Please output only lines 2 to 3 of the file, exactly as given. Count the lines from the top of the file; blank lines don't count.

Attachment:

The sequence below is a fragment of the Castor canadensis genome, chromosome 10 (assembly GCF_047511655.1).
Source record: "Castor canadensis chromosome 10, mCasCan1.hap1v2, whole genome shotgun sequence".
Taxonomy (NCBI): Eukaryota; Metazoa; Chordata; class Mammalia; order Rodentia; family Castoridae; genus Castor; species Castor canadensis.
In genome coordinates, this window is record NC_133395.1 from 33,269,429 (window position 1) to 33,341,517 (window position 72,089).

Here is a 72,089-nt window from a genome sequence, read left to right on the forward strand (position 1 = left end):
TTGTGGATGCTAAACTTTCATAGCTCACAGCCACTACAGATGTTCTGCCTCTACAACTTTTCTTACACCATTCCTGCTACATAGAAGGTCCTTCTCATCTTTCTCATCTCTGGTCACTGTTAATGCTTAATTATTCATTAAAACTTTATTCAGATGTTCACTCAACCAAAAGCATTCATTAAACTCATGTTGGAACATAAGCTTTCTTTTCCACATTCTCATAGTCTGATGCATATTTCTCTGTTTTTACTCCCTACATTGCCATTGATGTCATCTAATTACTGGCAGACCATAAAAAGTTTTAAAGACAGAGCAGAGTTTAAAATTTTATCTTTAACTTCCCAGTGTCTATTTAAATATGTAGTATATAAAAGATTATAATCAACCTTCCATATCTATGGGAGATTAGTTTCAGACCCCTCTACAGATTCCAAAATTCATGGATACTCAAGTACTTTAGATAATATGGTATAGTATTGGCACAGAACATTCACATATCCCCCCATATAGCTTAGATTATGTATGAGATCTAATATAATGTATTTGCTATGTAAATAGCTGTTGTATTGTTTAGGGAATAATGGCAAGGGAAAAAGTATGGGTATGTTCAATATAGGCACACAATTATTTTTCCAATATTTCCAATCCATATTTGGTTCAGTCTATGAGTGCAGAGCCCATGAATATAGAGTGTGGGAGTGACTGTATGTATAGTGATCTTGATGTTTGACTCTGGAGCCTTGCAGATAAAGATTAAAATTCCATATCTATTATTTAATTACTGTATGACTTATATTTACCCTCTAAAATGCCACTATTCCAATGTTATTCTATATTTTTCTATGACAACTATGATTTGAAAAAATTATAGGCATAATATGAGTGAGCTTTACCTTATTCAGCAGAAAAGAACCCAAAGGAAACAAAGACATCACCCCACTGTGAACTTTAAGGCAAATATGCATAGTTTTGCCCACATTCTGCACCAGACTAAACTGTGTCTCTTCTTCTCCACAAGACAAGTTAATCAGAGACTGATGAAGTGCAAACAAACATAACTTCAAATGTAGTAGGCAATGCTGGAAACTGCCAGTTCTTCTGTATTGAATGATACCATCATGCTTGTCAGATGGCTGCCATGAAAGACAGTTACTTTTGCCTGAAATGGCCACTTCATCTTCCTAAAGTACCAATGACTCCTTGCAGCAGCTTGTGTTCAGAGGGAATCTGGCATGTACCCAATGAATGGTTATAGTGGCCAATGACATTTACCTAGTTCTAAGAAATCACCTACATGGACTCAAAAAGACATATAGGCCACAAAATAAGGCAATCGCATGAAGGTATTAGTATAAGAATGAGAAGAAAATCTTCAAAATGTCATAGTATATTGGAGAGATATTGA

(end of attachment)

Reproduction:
Source record: "Castor canadensis chromosome 10, mCasCan1.hap1v2, whole genome shotgun sequence".
Taxonomy (NCBI): Eukaryota; Metazoa; Chordata; class Mammalia; order Rodentia; family Castoridae; genus Castor; species Castor canadensis.